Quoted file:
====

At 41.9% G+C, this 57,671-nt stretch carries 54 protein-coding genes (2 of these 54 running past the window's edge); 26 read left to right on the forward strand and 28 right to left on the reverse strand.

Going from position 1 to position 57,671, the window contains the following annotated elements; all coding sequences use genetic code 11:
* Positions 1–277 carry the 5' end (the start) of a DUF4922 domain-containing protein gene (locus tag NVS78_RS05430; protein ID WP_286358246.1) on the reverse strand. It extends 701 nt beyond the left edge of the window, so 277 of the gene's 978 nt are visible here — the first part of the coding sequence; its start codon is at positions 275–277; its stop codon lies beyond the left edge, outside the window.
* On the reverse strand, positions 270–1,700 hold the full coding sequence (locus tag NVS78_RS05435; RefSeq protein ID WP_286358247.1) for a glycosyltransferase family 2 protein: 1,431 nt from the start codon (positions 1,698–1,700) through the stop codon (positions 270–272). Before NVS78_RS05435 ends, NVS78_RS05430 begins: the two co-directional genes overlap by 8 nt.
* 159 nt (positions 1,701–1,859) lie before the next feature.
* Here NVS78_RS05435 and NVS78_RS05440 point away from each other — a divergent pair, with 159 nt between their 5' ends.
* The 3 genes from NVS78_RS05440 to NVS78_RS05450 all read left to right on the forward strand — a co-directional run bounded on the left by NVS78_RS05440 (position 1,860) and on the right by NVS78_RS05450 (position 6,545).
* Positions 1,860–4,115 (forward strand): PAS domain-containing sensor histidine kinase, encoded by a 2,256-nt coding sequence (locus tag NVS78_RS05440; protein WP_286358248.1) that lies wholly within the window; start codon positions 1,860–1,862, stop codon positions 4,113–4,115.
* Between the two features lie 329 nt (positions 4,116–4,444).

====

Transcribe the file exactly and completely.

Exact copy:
At 41.9% G+C, this 57,671-nt stretch carries 54 protein-coding genes (2 of these 54 running past the window's edge); 26 read left to right on the forward strand and 28 right to left on the reverse strand.

Going from position 1 to position 57,671, the window contains the following annotated elements; all coding sequences use genetic code 11:
* Positions 1–277 carry the 5' end (the start) of a DUF4922 domain-containing protein gene (locus tag NVS78_RS05430; protein ID WP_286358246.1) on the reverse strand. It extends 701 nt beyond the left edge of the window, so 277 of the gene's 978 nt are visible here — the first part of the coding sequence; its start codon is at positions 275–277; its stop codon lies beyond the left edge, outside the window.
* On the reverse strand, positions 270–1,700 hold the full coding sequence (locus tag NVS78_RS05435; RefSeq protein ID WP_286358247.1) for a glycosyltransferase family 2 protein: 1,431 nt from the start codon (positions 1,698–1,700) through the stop codon (positions 270–272). Before NVS78_RS05435 ends, NVS78_RS05430 begins: the two co-directional genes overlap by 8 nt.
* 159 nt (positions 1,701–1,859) lie before the next feature.
* Here NVS78_RS05435 and NVS78_RS05440 point away from each other — a divergent pair, with 159 nt between their 5' ends.
* The 3 genes from NVS78_RS05440 to NVS78_RS05450 all read left to right on the forward strand — a co-directional run bounded on the left by NVS78_RS05440 (position 1,860) and on the right by NVS78_RS05450 (position 6,545).
* Positions 1,860–4,115 (forward strand): PAS domain-containing sensor histidine kinase, encoded by a 2,256-nt coding sequence (locus tag NVS78_RS05440; protein WP_286358248.1) that lies wholly within the window; start codon positions 1,860–1,862, stop codon positions 4,113–4,115.
* Between the two features lie 329 nt (positions 4,116–4,444).